Brian Kemp got a lot of new supporters with fat wallets on the July night he clinched the Republican nomination for governor.
The Capitol crowd — lobbyists, special-interest association PACs and big-money institutional donors who always give to the winners in gubernatorial races — had bet big on his GOP opponent, Lt. Gov. Casey Cagle.
But an Atlanta Journal-Constitutional analysis of recent campaign disclosures showed they switched teams in a heartbeat when Kemp crushed Cagle to win the nomination.
The AJC review found that in the three months leading up to the Sept. 30 filing deadline, more than 150 of Kemp’s contributions came from statehouse lobbyists and association political action committees, totalling about $675,000, most of it after the July 24 runoff. More than 100 of those had contributed to Cagle’s campaign, then turned to Kemp, Georgia’s secretary of state, when their candidate was vanquished.
Those figures do not include hundreds of thousands donated by well-heeled Cagle donors — such as car dealers, nursing home companies and some of Georgia’s top political givers who traditionally fill the campaign coffers of whoever wins the race.
About two-dozen lobbyists, lobby firms and statehouse association PACs also contributed to Kemp’s Democratic opponent, Stacey Abrams, a former Georgia House minority leader.
To statehouse veterans, neither that rush to back Kemp after Cagle’s loss nor the hedging of bets by some donor is a surprise.
“I think this is going to be an uncharacteristically close race,” said Tom Lewis, a longtime lobbyist for Georgia State University, who contributed $2,000 to Cagle and then, after the runoff, $1,000 to Kemp. “I think lobbyists and associations are thinking in the end, he is going to edge out the win, and they are betting on that.”
Kemp and his staffers say he won’t be influenced by such contributions.
“18 months ago, Brian Kemp announced his campaign and promised to put hardworking Georgians first — ahead of the special interests,” said Cody Hall, his campaign press secretary. “As governor, that’s exactly what he will do.”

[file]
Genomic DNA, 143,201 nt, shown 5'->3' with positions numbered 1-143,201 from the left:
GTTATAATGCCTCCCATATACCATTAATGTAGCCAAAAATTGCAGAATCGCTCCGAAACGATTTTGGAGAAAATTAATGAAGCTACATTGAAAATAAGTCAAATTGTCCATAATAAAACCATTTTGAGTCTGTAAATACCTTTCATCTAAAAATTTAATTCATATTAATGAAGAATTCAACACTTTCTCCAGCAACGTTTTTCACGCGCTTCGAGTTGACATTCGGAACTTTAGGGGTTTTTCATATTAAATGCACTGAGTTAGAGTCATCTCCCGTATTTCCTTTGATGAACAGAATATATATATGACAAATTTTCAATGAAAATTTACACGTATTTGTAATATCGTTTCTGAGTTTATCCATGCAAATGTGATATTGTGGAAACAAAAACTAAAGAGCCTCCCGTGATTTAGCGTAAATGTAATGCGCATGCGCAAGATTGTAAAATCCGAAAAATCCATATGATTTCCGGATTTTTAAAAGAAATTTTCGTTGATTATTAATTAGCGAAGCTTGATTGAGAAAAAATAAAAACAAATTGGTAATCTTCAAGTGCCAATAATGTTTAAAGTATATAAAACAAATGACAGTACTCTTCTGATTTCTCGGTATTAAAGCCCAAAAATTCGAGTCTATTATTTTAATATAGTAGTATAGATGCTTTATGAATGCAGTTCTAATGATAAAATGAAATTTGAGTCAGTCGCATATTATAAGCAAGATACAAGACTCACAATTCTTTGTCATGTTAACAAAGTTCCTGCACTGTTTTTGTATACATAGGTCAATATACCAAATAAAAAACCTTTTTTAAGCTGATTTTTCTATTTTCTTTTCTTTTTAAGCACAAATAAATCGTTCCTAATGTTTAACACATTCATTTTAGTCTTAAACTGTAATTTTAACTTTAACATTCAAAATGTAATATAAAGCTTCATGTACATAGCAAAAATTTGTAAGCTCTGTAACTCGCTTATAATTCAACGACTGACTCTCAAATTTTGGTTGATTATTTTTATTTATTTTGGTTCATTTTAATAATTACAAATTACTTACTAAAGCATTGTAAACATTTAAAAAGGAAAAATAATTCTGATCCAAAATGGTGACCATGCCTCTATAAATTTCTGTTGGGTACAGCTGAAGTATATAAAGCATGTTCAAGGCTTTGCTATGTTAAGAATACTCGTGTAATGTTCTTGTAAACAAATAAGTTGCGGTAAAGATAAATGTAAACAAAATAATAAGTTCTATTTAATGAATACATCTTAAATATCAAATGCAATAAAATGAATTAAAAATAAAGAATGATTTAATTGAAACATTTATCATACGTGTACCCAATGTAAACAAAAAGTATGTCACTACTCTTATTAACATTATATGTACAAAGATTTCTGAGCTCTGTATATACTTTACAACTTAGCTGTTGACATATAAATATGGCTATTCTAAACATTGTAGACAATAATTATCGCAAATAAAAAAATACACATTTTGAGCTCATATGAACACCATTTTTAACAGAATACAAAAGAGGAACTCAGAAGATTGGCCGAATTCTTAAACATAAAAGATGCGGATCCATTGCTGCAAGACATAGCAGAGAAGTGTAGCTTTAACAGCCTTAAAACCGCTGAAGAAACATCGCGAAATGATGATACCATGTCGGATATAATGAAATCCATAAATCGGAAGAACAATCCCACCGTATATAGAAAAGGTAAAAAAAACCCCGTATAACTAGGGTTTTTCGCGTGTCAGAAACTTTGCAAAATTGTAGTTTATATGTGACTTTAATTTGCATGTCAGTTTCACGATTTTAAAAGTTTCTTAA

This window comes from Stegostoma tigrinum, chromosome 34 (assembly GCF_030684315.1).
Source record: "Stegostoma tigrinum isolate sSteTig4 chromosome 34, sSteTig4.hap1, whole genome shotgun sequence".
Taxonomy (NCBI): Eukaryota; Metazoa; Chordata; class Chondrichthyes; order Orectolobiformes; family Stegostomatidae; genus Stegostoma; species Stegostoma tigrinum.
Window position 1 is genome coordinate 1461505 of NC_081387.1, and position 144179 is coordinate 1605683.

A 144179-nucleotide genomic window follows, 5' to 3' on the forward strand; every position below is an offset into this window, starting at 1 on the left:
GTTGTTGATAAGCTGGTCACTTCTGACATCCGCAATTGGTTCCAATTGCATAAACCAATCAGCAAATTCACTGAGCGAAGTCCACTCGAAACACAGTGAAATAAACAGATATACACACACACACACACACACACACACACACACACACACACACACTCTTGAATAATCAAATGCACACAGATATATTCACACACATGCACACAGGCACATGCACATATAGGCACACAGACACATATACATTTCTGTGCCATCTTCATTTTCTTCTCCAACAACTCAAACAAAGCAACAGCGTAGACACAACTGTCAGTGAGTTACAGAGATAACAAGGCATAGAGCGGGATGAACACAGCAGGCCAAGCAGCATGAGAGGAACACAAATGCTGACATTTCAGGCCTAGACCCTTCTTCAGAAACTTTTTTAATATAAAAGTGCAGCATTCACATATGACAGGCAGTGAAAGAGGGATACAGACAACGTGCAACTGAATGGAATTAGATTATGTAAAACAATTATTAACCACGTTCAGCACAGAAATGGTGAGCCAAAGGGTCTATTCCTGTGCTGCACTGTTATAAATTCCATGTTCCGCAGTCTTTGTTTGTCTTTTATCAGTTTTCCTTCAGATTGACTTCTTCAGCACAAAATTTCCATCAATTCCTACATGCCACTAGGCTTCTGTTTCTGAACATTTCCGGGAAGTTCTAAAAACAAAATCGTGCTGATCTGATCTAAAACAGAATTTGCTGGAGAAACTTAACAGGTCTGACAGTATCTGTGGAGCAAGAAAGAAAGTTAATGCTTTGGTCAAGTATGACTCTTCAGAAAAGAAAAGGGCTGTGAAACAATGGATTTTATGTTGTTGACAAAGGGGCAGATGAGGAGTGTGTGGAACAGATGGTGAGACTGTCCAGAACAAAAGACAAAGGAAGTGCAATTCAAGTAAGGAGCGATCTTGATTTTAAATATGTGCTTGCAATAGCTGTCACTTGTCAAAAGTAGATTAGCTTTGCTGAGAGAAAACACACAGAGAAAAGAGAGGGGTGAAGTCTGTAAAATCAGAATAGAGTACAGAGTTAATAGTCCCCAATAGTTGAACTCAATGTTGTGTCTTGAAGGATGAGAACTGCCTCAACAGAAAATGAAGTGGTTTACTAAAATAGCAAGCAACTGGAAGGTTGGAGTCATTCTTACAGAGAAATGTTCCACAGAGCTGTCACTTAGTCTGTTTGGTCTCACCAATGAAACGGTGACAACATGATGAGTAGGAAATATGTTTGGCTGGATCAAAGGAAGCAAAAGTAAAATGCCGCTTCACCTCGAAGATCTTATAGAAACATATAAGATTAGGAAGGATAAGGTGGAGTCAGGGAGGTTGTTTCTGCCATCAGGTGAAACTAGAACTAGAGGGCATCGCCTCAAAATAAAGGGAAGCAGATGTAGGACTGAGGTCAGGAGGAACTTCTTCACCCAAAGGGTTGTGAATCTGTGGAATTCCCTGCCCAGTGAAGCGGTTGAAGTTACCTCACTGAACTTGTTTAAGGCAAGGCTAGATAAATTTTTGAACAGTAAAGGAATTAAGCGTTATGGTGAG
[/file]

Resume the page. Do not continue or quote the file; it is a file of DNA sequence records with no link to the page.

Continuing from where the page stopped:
Abrams spokeswoman Abigail Collazo said her candidate has focused on raising donations from thousands of small-money donors. More than half of the money the campaign has raised has been from outside of Georgia, with less emphasis on statehouse donors.
“From the beginning, our campaign has been grounded in the grassroots and in engaging those who have been traditionally left out and left behind,” Collazo said.
As the AJC reported earlier this month, this year’s race for governor has smashed Georgia fundraising records. The Sept. 30 disclosures showed the five top Republican and two Democratic candidates in the race had raised $56.5 million, with Abrams and Kemp combining to take in about $22 million in the past three months alone.
Abrams has a national network that has helped her build a substantial war chest, but throughout the GOP nominating race, Kemp trailed Cagle in fundraising, in part because the statehouse betting money was on the lieutenant governor.
Cagle received more than 100 donations from statehouse lobbyists, and PACs for associations with lobbyists at the Capitol and families of megadonors flocked to his campaign from the start. In addition, his supporters collected millions from lobbyists and other special interests in a political fund, much of it raised just before recent legislative sessions.
As leader of the Georgia Senate, Cagle played a major role in deciding what bills received votes or died each session. He’d also been in the Georgia Senate, or headed the body, for more than two decades and had run three previous statewide campaigns, so he was a known quantity for Georgians wanting access.
Abrams and Kemp both served in the General Assembly and the Republican has been secretary of state since 2010, but neither held the kind of political power Cagle wielded.
Not only did lobbyists donate, but top firms got dozens of their clients to contribute to Cagle’s cause and held fundraisers.
By the time polls started showing Kemp building a lead in the July runoff race, some of the statehouse money started shifting to his side. On runoff night, lobbyists who had supported Cagle turned up at Kemp’s victory party.
Well before then, Kemp expected at least some lobby money to shift to his campaign if he beat Cagle. Kemp said the fact that they hadn’t backed his campaign in a big way before the runoff showed he could win without them, so he wouldn’t owe the statehouse crowd any favors if elected.
After the runoff, Cagle refunded about $540,000 in contributions meant to be used in the general election after he won the nomination.